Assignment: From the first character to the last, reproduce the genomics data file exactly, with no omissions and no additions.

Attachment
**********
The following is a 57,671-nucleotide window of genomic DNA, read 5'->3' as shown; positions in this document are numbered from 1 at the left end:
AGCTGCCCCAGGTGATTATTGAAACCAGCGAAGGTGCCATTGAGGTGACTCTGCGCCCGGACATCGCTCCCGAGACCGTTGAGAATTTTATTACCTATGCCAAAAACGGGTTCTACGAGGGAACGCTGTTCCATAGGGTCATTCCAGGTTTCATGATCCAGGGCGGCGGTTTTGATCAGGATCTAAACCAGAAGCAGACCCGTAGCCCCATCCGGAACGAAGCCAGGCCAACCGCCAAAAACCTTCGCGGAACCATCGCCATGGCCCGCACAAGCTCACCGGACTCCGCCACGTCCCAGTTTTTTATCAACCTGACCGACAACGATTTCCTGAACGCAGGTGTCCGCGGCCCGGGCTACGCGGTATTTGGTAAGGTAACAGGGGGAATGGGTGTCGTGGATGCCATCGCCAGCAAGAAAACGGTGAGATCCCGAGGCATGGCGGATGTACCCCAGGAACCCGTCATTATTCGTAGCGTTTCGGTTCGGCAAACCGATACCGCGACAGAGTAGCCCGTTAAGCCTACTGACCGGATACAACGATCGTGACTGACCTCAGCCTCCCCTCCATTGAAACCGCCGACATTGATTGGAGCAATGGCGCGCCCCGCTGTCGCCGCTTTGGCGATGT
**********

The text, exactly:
The following is a 57,671-nucleotide window of genomic DNA, read 5'->3' as shown; positions in this document are numbered from 1 at the left end:
AGCTGCCCCAGGTGATTATTGAAACCAGCGAAGGTGCCATTGAGGTGACTCTGCGCCCGGACATCGCTCCCGAGACCGTTGAGAATTTTATTACCTATGCCAAAAACGGGTTCTACGAGGGAACGCTGTTCCATAGGGTCATTCCAGGTTTCATGATCCAGGGCGGCGGTTTTGATCAGGATCTAAACCAGAAGCAGACCCGTAGCCCCATCCGGAACGAAGCCAGGCCAACCGCCAAAAACCTTCGCGGAACCATCGCCATGGCCCGCACAAGCTCACCGGACTCCGCCACGTCCCAGTTTTTTATCAACCTGACCGACAACGATTTCCTGAACGCAGGTGTCCGCGGCCCGGGCTACGCGGTATTTGGTAAGGTAACAGGGGGAATGGGTGTCGTGGATGCCATCGCCAGCAAGAAAACGGTGAGATCCCGAGGCATGGCGGATGTACCCCAGGAACCCGTCATTATTCGTAGCGTTTCGGTTCGGCAAACCGATACCGCGACAGAGTAGCCCGTTAAGCCTACTGACCGGATACAACGATCGTGACTGACCTCAGCCTCCCCTCCATTGAAACCGCCGACATTGATTGGAGCAATGGCGCGCCCCGCTGTCGCCGCTTTGGCGATGT